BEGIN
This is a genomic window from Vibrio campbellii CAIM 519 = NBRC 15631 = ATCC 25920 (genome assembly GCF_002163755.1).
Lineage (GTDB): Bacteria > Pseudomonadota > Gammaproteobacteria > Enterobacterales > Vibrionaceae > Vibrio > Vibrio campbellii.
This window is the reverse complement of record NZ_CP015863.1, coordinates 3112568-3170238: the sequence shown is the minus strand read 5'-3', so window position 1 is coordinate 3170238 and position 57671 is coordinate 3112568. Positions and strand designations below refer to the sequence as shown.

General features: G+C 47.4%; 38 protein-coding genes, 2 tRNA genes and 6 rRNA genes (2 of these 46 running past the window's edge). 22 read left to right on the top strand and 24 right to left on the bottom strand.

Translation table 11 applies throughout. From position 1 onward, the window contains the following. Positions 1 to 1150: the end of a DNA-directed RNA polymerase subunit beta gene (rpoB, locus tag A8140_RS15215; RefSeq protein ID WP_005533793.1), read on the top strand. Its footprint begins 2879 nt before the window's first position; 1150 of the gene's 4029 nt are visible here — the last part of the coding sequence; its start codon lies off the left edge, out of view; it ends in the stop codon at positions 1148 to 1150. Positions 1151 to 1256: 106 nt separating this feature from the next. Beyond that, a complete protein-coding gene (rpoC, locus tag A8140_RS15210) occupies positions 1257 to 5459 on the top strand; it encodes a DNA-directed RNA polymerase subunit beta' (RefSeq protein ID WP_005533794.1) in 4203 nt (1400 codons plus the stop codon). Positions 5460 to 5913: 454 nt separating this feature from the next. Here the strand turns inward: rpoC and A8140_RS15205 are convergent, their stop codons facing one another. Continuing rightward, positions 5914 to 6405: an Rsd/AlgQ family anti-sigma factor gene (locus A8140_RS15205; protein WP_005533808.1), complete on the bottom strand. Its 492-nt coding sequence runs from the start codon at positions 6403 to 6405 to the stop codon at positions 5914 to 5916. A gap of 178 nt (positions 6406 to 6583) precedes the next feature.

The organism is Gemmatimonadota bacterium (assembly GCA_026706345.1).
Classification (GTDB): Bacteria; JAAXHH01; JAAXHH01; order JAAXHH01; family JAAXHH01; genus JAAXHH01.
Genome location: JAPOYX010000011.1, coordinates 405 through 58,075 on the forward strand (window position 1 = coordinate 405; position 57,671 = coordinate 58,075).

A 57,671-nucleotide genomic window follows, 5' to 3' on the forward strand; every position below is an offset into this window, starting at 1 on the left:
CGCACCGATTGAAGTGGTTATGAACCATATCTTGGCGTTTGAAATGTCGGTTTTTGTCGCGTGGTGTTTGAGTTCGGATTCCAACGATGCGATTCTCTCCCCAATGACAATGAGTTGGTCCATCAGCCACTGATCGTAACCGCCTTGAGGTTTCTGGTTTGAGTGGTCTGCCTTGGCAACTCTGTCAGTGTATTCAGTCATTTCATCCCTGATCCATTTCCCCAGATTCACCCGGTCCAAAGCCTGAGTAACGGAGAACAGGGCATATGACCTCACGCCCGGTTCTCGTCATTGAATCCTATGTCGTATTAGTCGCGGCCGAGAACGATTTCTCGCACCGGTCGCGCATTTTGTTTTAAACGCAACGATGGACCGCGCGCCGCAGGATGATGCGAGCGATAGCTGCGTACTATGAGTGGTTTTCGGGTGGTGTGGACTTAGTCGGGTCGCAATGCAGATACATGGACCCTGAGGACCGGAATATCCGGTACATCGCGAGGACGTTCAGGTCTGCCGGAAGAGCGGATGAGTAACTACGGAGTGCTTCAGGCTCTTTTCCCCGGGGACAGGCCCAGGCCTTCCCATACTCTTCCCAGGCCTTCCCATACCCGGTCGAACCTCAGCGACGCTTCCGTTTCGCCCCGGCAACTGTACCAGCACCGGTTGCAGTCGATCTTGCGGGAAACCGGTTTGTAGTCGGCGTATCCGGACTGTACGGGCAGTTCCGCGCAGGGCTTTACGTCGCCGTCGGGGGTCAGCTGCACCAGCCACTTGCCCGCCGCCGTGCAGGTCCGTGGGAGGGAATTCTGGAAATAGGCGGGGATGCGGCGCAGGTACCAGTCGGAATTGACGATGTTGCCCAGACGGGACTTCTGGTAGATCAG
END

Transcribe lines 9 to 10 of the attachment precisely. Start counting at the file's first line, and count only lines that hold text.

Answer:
A 57,671-nucleotide genomic window follows, 5' to 3' on the forward strand; every position below is an offset into this window, starting at 1 on the left:
CGCACCGATTGAAGTGGTTATGAACCATATCTTGGCGTTTGAAATGTCGGTTTTTGTCGCGTGGTGTTTGAGTTCGGATTCCAACGATGCGATTCTCTCCCCAATGACAATGAGTTGGTCCATCAGCCACTGATCGTAACCGCCTTGAGGTTTCTGGTTTGAGTGGTCTGCCTTGGCAACTCTGTCAGTGTATTCAGTCATTTCATCCCTGATCCATTTCCCCAGATTCACCCGGTCCAAAGCCTGAGTAACGGAGAACAGGGCATATGACCTCACGCCCGGTTCTCGTCATTGAATCCTATGTCGTATTAGTCGCGGCCGAGAACGATTTCTCGCACCGGTCGCGCATTTTGTTTTAAACGCAACGATGGACCGCGCGCCGCAGGATGATGCGAGCGATAGCTGCGTACTATGAGTGGTTTTCGGGTGGTGTGGACTTAGTCGGGTCGCAATGCAGATACATGGACCCTGAGGACCGGAATATCCGGTACATCGCGAGGACGTTCAGGTCTGCCGGAAGAGCGGATGAGTAACTACGGAGTGCTTCAGGCTCTTTTCCCCGGGGACAGGCCCAGGCCTTCCCATACTCTTCCCAGGCCTTCCCATACCCGGTCGAACCTCAGCGACGCTTCCGTTTCGCCCCGGCAACTGTACCAGCACCGGTTGCAGTCGATCTTGCGGGAAACCGGTTTGTAGTCGGCGTATCCGGACTGTACGGGCAGTTCCGCGCAGGGCTTTACGTCGCCGTCGGGGGTCAGCTGCACCAGCCACTTGCCCGCCGCCGTGCAGGTCCGTGGGAGGGAATTCTGGAAATAGGCGGGGATGCGGCGCAGGTACCAGTCGGAATTGACGATGTTGCCCAGACGGGACTTCTGGTAGATCAG